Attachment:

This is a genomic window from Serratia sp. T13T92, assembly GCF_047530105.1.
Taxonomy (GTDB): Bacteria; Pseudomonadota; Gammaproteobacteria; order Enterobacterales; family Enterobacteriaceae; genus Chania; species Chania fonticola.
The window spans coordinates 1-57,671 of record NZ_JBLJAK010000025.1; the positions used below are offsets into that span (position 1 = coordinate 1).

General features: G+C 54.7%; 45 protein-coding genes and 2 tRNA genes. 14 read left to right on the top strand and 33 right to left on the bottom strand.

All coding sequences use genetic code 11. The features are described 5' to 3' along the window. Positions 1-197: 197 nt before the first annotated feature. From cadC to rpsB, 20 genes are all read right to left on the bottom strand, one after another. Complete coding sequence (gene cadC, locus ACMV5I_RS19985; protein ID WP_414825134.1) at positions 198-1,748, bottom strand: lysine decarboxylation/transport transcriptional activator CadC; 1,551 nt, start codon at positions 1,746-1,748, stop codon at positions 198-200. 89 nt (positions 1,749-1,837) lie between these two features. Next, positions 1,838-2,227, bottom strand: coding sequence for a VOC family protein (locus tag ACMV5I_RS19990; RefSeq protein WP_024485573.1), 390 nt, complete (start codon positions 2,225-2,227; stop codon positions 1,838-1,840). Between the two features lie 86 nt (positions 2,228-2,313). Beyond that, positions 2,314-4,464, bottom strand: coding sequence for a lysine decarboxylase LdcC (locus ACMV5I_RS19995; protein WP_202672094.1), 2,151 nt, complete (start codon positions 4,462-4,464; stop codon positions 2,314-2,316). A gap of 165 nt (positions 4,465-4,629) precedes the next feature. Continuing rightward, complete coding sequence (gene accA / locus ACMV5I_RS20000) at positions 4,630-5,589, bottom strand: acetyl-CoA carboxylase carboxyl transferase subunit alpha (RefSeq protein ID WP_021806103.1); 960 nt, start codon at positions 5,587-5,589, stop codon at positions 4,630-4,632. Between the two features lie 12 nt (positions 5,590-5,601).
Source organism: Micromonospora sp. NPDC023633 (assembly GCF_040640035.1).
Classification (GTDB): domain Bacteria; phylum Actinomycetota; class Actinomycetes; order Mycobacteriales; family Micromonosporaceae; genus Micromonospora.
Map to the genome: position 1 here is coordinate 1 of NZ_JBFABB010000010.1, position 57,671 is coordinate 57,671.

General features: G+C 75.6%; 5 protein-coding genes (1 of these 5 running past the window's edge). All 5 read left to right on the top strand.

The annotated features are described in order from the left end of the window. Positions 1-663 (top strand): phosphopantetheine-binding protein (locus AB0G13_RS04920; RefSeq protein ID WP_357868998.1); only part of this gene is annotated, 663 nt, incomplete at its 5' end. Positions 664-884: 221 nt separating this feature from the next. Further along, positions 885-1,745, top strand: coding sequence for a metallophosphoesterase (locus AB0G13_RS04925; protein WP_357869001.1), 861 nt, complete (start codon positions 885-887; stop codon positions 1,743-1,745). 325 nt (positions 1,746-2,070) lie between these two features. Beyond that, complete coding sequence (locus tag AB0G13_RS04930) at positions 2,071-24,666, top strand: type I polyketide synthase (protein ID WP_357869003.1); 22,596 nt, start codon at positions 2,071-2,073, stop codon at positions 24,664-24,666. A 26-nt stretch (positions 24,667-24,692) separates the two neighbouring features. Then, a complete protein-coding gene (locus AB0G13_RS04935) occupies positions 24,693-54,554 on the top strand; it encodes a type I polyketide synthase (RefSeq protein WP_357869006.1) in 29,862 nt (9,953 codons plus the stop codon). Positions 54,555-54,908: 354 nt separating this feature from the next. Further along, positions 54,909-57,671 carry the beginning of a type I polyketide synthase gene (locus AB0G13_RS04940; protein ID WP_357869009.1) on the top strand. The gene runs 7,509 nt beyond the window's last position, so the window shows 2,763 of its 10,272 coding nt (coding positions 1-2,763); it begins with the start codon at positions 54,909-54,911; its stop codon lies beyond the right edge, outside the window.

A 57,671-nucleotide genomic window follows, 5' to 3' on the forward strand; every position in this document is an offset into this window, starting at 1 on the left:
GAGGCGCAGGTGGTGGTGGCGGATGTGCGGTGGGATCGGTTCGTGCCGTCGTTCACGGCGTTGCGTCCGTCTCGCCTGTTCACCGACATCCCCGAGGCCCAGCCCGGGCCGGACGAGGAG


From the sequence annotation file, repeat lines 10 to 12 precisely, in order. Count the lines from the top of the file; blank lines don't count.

The annotated features are described in order from the left end of the window. Positions 1-663 (top strand): phosphopantetheine-binding protein (locus AB0G13_RS04920; RefSeq protein ID WP_357868998.1); only part of this gene is annotated, 663 nt, incomplete at its 5' end. Positions 664-884: 221 nt separating this feature from the next. Further along, positions 885-1,745, top strand: coding sequence for a metallophosphoesterase (locus AB0G13_RS04925; protein WP_357869001.1), 861 nt, complete (start codon positions 885-887; stop codon positions 1,743-1,745). 325 nt (positions 1,746-2,070) lie between these two features. Beyond that, complete coding sequence (locus tag AB0G13_RS04930) at positions 2,071-24,666, top strand: type I polyketide synthase (protein ID WP_357869003.1); 22,596 nt, start codon at positions 2,071-2,073, stop codon at positions 24,664-24,666. A 26-nt stretch (positions 24,667-24,692) separates the two neighbouring features. Then, a complete protein-coding gene (locus AB0G13_RS04935) occupies positions 24,693-54,554 on the top strand; it encodes a type I polyketide synthase (RefSeq protein WP_357869006.1) in 29,862 nt (9,953 codons plus the stop codon). Positions 54,555-54,908: 354 nt separating this feature from the next. Further along, positions 54,909-57,671 carry the beginning of a type I polyketide synthase gene (locus AB0G13_RS04940; protein ID WP_357869009.1) on the top strand. The gene runs 7,509 nt beyond the window's last position, so the window shows 2,763 of its 10,272 coding nt (coding positions 1-2,763); it begins with the start codon at positions 54,909-54,911; its stop codon lies beyond the right edge, outside the window.

A 57,671-nucleotide genomic window follows, 5' to 3' on the forward strand; every position in this document is an offset into this window, starting at 1 on the left:
GAGGCGCAGGTGGTGGTGGCGGATGTGCGGTGGGATCGGTTCGTGCCGTCGTTCACGGCGTTGCGTCCGTCTCGCCTGTTCACCGACATCCCCGAGGCCCAGCCCGGGCCGGACGAGGAG